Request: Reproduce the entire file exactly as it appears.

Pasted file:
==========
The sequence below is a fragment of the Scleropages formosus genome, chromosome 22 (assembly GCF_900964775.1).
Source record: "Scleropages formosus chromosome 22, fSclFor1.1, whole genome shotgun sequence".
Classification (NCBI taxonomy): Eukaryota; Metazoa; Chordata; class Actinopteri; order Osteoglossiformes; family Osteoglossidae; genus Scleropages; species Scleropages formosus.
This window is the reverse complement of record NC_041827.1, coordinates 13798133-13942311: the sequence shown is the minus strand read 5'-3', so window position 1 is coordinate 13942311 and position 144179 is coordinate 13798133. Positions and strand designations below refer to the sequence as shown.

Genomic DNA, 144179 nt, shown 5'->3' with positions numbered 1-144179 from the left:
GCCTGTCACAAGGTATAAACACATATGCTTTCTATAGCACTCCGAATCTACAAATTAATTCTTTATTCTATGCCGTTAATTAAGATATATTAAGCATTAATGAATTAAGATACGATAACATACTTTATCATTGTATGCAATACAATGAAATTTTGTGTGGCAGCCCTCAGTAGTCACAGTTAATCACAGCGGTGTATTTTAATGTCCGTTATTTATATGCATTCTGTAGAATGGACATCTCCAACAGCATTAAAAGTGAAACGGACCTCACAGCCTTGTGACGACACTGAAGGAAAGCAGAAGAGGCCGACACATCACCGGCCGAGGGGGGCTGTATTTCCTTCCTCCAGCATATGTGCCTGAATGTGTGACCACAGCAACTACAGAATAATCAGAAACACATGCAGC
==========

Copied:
The sequence below is a fragment of the Scleropages formosus genome, chromosome 22 (assembly GCF_900964775.1).
Source record: "Scleropages formosus chromosome 22, fSclFor1.1, whole genome shotgun sequence".
Classification (NCBI taxonomy): Eukaryota; Metazoa; Chordata; class Actinopteri; order Osteoglossiformes; family Osteoglossidae; genus Scleropages; species Scleropages formosus.
This window is the reverse complement of record NC_041827.1, coordinates 13798133-13942311: the sequence shown is the minus strand read 5'-3', so window position 1 is coordinate 13942311 and position 144179 is coordinate 13798133. Positions and strand designations below refer to the sequence as shown.

Genomic DNA, 144179 nt, shown 5'->3' with positions numbered 1-144179 from the left:
GCCTGTCACAAGGTATAAACACATATGCTTTCTATAGCACTCCGAATCTACAAATTAATTCTTTATTCTATGCCGTTAATTAAGATATATTAAGCATTAATGAATTAAGATACGATAACATACTTTATCATTGTATGCAATACAATGAAATTTTGTGTGGCAGCCCTCAGTAGTCACAGTTAATCACAGCGGTGTATTTTAATGTCCGTTATTTATATGCATTCTGTAGAATGGACATCTCCAACAGCATTAAAAGTGAAACGGACCTCACAGCCTTGTGACGACACTGAAGGAAAGCAGAAGAGGCCGACACATCACCGGCCGAGGGGGGCTGTATTTCCTTCCTCCAGCATATGTGCCTGAATGTGTGACCACAGCAACTACAGAATAATCAGAAACACATGCAGC